Life & Culture

Book review: The People Immortal - A final war novel from a Russian master

A gripping chronicle of Soviet life in wartime and an indispensable companion piece to the author's other works


The People Immortal
by Vasily Grossman
MacLehose Press £25

Vasily Grossman was one of the great war novelists of the 20th century. He spent more than 1,000 days reporting on the Eastern Front, from Stalingrad and the Battle of Kursk to the Battle of Berlin.

The People Immortal, the first Soviet novel about the Second World War, is set during the catastrophic defeats of its first months. It was serialised in the Red Army newspaper Red Star in 19 consecutive daily issues in July and August 1942.

It has now been translated by Robert and Elizabeth Chandler, who produced the brilliant translations of Life and Fate, The Road and Stalingrad, which established Grossman’s reputation as one of the greatest writers of our time.Like these other works, The People Immortal features a teeming cast of soldiers, political commissars and civilians, living during the German invasion of 1941.

Bogariov is a Battalion Commissar, previously a professor in the Faculty of Marxism in Moscow; Lionya, only 11, is staying with his grandmother, Maria Timofeyevna, in a small village, which is being abandoned before the Germans arrive; Kotenko, lives in the same village, a bitterly anti-Soviet peasant who hopes the Germans will rescue him from the Communists.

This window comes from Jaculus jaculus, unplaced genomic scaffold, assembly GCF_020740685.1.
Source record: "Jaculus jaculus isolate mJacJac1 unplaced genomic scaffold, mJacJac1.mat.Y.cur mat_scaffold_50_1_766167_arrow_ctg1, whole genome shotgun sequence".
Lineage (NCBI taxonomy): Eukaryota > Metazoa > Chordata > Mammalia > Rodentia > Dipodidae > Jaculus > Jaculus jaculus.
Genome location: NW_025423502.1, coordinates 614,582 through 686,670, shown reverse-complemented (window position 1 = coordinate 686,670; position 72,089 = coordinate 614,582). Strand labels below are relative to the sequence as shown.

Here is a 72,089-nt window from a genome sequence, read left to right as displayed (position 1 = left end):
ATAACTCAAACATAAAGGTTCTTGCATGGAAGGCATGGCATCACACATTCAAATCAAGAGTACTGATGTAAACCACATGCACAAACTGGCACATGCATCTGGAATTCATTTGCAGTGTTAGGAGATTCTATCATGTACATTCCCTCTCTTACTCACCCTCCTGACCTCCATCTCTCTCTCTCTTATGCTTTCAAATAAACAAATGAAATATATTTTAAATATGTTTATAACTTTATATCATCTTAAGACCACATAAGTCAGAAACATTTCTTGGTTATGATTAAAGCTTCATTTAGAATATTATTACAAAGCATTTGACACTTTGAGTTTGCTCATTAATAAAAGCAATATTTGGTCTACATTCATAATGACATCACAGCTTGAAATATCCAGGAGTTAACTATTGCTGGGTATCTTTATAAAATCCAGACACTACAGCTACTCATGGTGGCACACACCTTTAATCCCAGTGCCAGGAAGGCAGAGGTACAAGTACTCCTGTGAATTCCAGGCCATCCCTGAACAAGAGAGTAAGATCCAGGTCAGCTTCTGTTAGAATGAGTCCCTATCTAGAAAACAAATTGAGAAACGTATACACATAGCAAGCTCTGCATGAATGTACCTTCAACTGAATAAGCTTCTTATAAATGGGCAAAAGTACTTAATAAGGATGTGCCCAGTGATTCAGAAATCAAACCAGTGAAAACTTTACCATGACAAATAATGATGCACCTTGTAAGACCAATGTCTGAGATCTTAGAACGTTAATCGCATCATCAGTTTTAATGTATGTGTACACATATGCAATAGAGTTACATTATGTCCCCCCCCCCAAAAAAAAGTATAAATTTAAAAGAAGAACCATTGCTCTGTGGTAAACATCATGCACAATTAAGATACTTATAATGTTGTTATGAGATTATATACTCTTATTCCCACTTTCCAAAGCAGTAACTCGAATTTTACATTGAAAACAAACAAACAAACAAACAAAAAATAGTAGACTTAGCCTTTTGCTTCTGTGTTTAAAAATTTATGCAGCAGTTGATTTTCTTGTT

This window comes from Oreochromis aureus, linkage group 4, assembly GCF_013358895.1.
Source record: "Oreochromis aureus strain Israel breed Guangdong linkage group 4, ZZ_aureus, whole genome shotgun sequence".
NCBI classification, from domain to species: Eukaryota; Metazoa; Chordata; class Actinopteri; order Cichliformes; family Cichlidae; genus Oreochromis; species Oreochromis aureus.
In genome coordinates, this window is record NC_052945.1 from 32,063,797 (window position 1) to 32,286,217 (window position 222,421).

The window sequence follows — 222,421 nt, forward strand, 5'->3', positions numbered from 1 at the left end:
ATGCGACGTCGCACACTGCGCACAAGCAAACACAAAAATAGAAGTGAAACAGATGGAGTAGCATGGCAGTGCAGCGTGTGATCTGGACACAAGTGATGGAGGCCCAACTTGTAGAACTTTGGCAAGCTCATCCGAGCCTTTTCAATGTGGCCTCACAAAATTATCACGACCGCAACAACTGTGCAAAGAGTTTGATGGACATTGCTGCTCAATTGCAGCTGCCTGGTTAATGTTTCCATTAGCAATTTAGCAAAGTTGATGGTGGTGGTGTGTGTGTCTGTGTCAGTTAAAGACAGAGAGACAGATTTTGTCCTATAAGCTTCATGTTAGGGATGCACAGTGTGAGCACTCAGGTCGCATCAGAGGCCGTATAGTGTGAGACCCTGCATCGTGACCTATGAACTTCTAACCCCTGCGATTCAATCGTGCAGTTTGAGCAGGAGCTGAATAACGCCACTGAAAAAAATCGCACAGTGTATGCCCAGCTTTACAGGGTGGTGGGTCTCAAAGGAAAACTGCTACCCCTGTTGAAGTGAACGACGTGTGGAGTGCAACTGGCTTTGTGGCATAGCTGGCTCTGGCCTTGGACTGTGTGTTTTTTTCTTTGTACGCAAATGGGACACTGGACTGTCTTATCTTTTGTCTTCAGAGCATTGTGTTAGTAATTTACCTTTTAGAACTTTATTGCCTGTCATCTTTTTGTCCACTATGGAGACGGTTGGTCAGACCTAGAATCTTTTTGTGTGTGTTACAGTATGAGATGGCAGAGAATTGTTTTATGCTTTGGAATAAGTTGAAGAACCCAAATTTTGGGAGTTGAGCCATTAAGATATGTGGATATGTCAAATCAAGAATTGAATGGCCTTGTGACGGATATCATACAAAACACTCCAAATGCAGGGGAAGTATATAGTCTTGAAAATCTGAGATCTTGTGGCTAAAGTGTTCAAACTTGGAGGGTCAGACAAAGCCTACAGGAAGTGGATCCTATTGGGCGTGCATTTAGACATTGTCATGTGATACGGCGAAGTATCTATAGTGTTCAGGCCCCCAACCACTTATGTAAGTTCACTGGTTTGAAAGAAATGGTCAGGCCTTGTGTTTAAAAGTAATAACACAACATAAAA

Everywhere people are fleeing for their lives. The unlucky ones, an elderly lawyer, a beautiful young refugee, appear for a moment and are then killed. Grossman’s descriptions are unsparing. The old lawyer lies dead, “the whole upper half of his body was deformed — his skull smashed and his ribcage shattered”. Next to him lies a copy of Chronicles by Tacitus.

This is Grossman’s genius. In a few lines he can evoke a whole life. Maria Timofeyevna is getting ready to leave her home.

She had known the village street all her life. “Once she had been driven down it to be married. She had walked the length of it behind the coffins of her father, her mother and her husband. And tomorrow … she would be leaving the home she had looked after for 50 years.”

Again and again, Grossman compares such domesticity with the brutality of the Nazi invasion.

“This was a war like no other; the enemy was riding roughshod over the whole life of the nation, smashing crosses in cemeteries where mothers and fathers were buried, burning children’s books, wrecking orchards where grandfathers had planted black cherry and Antonovka apple trees, stepping on the throats of old women who liked to tell their grandchildren the tale of the cock with a golden comb, ripping linen shifts from the bodies of breastfeeding mothers…”

The People Immortal is shorter than Grossman’s more famous novels and not as dark and complex. There is less about the Holocaust and nothing about antisemitism under Stalin.

All the same it is Grossman’s last heroic novel about the Russian people and the Soviet Union at war.

His account of the German invasion of a Soviet village is extraordinary, the best chapter in the novel.

The book is barely 200 pages but this new edition is full of fascinating footnotes and biographical and historical information, explaining how much of the novel was previously unpublished and why.

It is an indispensable companion piece to his other works, casting a new light on the complexities of Grossman’s career. But, above all, it reminds us of the horrors of war and why Grossman was one of the greatest chroniclers of the Second World War in all its inhumanity.

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